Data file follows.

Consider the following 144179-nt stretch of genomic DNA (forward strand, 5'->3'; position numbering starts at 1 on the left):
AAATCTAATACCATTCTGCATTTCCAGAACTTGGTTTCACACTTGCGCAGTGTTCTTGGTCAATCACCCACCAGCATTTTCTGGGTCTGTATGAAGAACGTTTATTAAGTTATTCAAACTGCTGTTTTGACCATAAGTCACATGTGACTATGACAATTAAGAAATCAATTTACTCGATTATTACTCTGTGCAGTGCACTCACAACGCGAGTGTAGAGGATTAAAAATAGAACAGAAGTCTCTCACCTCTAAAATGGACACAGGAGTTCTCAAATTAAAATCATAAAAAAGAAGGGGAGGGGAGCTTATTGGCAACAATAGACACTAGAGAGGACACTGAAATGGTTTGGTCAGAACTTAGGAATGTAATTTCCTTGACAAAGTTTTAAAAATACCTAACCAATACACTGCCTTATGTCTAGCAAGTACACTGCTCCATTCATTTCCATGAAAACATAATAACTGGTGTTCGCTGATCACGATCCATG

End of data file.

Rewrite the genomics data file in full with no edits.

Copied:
Consider the following 144179-nt stretch of genomic DNA (forward strand, 5'->3'; position numbering starts at 1 on the left):
AAATCTAATACCATTCTGCATTTCCAGAACTTGGTTTCACACTTGCGCAGTGTTCTTGGTCAATCACCCACCAGCATTTTCTGGGTCTGTATGAAGAACGTTTATTAAGTTATTCAAACTGCTGTTTTGACCATAAGTCACATGTGACTATGACAATTAAGAAATCAATTTACTCGATTATTACTCTGTGCAGTGCACTCACAACGCGAGTGTAGAGGATTAAAAATAGAACAGAAGTCTCTCACCTCTAAAATGGACACAGGAGTTCTCAAATTAAAATCATAAAAAAGAAGGGGAGGGGAGCTTATTGGCAACAATAGACACTAGAGAGGACACTGAAATGGTTTGGTCAGAACTTAGGAATGTAATTTCCTTGACAAAGTTTTAAAAATACCTAACCAATACACTGCCTTATGTCTAGCAAGTACACTGCTCCATTCATTTCCATGAAAACATAATAACTGGTGTTCGCTGATCACGATCCATG